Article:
I appreciate your columns in the Hamilton Spectator, always urging for kindness, and respect for everyone, for all are God’s children. I found this in your Christmas column as well, published on Saturday, December 3.
    I wish to make an observation on your third-last paragraph about Jesus’ birth in an animal pen.
    I think that our common view of Jesus’ birth is coming to be seen as flawed. I am referring to the view promoted by Kenneth E. Bailey who has explained his views in some of his writing and also in a series of YouTube videos that you can find at
    One really salient point for me is that the word “inn” is not correct. That Greek word is used one other time in Luke, when Jesus sends two disciples into the city, to enter a house, and say to the master: Where is the “upper room” where I may observe the Passover with my disciples?”
    The real word for “inn” is used by Jesus when he tells the story of the man who fell among robbers and a Samaritan man brought this man to an “inn”.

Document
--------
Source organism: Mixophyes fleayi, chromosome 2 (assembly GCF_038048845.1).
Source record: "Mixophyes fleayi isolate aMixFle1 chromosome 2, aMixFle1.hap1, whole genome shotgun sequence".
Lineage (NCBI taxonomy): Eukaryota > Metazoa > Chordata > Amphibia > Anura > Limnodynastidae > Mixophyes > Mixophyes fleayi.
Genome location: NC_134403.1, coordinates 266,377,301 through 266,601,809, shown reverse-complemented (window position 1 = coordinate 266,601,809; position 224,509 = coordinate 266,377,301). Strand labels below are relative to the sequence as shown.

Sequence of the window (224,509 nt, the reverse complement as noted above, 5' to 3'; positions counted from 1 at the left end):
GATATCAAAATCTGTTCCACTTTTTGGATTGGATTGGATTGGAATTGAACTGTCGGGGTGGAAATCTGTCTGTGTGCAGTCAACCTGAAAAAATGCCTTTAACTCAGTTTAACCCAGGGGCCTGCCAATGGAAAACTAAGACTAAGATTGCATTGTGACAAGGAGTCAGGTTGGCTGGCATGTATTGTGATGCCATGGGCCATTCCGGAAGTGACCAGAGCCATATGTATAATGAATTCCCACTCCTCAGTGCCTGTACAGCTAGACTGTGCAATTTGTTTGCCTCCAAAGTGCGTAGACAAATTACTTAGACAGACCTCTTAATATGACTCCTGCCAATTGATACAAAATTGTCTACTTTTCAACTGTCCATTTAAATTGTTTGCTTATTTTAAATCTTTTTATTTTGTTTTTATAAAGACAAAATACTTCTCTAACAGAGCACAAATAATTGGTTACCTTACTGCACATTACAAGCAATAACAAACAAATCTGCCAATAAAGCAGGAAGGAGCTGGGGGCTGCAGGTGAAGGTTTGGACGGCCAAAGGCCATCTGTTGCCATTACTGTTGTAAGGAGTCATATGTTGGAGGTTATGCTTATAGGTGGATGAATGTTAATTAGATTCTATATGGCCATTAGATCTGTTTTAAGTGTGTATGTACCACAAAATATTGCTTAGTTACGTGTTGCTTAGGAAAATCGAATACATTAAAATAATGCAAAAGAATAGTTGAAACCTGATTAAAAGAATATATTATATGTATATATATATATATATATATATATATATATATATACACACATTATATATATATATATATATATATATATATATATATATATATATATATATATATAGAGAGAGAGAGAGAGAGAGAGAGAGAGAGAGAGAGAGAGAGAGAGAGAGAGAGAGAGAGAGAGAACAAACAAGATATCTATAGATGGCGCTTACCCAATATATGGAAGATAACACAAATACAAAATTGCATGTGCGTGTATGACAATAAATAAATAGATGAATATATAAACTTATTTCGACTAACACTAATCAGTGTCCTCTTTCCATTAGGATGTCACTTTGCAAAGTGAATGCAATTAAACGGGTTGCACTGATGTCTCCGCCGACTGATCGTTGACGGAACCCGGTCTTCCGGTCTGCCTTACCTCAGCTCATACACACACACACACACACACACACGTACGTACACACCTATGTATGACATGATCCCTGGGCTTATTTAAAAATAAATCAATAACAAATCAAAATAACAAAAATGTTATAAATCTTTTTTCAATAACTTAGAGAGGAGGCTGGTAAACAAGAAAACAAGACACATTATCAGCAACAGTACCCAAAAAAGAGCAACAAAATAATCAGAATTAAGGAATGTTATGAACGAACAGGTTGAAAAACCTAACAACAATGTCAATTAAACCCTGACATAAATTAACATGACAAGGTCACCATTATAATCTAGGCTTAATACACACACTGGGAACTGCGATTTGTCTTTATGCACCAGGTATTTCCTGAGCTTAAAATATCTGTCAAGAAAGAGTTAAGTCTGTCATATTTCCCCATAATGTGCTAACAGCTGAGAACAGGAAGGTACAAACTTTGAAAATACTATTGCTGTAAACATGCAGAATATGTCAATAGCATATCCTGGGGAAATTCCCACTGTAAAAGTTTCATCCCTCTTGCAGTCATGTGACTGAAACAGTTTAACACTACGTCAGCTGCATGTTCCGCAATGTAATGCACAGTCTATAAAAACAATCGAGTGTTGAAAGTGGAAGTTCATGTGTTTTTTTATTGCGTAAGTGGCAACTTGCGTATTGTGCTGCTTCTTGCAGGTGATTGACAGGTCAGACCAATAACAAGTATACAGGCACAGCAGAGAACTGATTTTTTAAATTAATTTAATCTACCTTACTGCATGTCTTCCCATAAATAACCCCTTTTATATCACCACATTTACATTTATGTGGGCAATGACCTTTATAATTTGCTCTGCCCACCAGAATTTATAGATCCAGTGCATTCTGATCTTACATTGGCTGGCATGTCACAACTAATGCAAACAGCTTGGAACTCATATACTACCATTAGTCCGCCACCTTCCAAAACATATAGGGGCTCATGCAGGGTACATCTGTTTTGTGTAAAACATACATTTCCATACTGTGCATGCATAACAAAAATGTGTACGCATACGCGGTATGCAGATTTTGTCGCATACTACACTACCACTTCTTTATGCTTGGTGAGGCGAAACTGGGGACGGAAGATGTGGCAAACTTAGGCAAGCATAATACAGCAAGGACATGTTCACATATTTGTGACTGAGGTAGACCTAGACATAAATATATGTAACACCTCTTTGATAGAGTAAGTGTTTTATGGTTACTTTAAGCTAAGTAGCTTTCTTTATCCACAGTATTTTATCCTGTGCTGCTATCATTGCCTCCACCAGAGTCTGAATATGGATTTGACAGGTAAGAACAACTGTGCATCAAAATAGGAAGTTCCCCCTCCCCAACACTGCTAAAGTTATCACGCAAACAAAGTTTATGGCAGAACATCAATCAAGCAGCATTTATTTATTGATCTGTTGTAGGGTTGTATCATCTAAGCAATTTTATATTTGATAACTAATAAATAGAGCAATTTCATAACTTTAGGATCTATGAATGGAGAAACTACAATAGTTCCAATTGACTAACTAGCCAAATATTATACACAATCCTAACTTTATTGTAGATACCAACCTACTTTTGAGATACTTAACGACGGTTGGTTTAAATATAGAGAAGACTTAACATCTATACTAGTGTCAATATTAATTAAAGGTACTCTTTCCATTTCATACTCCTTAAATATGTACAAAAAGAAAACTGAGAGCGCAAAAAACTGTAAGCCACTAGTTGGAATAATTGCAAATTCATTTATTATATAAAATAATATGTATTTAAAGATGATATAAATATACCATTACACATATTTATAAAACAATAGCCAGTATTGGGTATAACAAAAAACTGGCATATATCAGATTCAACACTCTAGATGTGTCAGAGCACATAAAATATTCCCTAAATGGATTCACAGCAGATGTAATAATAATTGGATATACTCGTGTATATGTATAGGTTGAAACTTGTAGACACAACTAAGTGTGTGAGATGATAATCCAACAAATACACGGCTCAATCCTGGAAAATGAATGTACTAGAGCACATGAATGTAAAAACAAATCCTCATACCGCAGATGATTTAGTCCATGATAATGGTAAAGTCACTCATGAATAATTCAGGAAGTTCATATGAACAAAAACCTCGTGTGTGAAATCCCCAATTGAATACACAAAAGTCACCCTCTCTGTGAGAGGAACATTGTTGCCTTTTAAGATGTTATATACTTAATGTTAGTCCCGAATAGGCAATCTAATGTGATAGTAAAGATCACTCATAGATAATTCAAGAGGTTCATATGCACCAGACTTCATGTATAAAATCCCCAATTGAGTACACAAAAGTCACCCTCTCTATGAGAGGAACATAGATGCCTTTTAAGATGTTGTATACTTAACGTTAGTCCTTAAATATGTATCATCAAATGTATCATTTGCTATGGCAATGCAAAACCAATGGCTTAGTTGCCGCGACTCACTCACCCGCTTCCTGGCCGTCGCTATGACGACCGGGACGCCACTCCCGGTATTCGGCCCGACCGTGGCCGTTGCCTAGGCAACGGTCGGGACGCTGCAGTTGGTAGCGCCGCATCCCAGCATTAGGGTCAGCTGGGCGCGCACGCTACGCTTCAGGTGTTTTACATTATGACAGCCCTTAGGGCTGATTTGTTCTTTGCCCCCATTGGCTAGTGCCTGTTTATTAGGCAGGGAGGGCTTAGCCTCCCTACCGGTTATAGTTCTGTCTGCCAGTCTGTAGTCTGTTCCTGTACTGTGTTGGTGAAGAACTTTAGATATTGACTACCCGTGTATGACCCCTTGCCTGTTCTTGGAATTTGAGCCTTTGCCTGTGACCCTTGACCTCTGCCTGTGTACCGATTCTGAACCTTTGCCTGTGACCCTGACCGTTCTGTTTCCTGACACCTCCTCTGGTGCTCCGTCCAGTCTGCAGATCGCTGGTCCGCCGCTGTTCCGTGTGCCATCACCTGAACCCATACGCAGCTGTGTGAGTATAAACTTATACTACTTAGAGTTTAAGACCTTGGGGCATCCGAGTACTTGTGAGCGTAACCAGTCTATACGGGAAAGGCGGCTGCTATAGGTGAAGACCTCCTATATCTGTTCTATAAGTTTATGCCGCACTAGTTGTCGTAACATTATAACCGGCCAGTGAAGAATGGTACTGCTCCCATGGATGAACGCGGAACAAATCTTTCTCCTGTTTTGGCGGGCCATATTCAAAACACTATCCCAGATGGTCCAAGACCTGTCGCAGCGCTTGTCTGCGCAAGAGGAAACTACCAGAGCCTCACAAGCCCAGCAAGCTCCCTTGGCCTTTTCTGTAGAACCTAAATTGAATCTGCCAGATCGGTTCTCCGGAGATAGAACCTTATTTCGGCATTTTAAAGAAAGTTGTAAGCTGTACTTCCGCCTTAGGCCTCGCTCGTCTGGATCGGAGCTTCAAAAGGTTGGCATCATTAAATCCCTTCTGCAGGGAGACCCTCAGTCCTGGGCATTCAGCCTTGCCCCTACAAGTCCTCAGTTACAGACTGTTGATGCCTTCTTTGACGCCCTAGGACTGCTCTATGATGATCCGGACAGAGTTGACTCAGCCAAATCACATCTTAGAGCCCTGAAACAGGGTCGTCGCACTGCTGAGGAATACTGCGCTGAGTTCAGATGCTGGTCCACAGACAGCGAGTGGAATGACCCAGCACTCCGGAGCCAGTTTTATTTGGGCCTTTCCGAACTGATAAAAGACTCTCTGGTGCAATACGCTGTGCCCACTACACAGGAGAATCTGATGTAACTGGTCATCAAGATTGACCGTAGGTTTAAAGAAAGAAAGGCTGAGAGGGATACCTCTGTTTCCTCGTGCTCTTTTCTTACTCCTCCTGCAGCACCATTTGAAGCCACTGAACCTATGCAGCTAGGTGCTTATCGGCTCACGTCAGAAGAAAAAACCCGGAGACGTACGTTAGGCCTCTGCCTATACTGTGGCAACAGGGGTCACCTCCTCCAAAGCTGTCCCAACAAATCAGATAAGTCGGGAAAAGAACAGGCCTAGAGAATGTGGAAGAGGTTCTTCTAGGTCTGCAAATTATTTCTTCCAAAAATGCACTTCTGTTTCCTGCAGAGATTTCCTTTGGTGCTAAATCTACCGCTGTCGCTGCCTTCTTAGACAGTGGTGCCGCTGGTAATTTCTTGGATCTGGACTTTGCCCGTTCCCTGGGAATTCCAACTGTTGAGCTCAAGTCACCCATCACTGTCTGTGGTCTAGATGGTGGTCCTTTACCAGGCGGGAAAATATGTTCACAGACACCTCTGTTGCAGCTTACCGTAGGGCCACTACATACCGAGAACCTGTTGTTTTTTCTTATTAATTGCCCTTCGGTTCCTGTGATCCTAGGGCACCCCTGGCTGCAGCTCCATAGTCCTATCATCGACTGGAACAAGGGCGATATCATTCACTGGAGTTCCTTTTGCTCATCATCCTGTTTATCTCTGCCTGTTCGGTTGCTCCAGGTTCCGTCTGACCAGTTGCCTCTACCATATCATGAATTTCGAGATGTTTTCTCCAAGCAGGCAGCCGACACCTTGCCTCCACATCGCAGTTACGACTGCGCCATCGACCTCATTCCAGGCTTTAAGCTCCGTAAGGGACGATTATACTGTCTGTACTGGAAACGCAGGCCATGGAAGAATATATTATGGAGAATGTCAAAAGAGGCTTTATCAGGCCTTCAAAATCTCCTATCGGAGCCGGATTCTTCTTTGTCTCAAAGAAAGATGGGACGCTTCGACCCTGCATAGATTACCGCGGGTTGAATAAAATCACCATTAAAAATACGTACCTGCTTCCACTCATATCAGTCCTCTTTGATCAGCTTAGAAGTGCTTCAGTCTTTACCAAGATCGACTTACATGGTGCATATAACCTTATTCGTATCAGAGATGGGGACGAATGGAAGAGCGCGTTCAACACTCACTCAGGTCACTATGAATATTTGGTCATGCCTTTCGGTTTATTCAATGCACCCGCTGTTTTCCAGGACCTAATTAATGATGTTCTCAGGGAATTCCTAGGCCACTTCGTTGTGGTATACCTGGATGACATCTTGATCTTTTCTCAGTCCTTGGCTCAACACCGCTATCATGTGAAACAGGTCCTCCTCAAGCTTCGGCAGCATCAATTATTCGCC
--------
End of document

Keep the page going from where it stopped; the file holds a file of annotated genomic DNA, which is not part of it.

Bailey has four videos on the birth of Jesus and I think that is closer to how Jesus’ birth actually took place.
    I think that you will find these videos as interesting and enlightening as I did and still do.
    Blessings to you and all yours in this Christmas season and in the new year to come.

  3. Amazing. Everything about Christ’s birth was mysterious. I can only thank God for everyone who has come to know and believe in him. (And for those who haven’t).

    Thanks for the piece. Merry Christmas

  4. Well, thanks for the thought, Pat, but if you do things (write things, etc) that are what you otherwise can not do (write) etc, then is it courage or is it something else? In either case, best wishes for your 2024. Writers (who are often insecure) always do appreciate the affirmation. I hope you find new things, courage and other worthwhile things, in your own new year.

  5. Well, Herman, sorry for the delay, but I wanted to say thanks for not only your kind note, but for your link on the teachings of Kenneth E. Bailey. I see he has a series on this topic, and I’ve just teed it up to watch soon. Looks interesting. Best for your 2024. May you keep learning new things.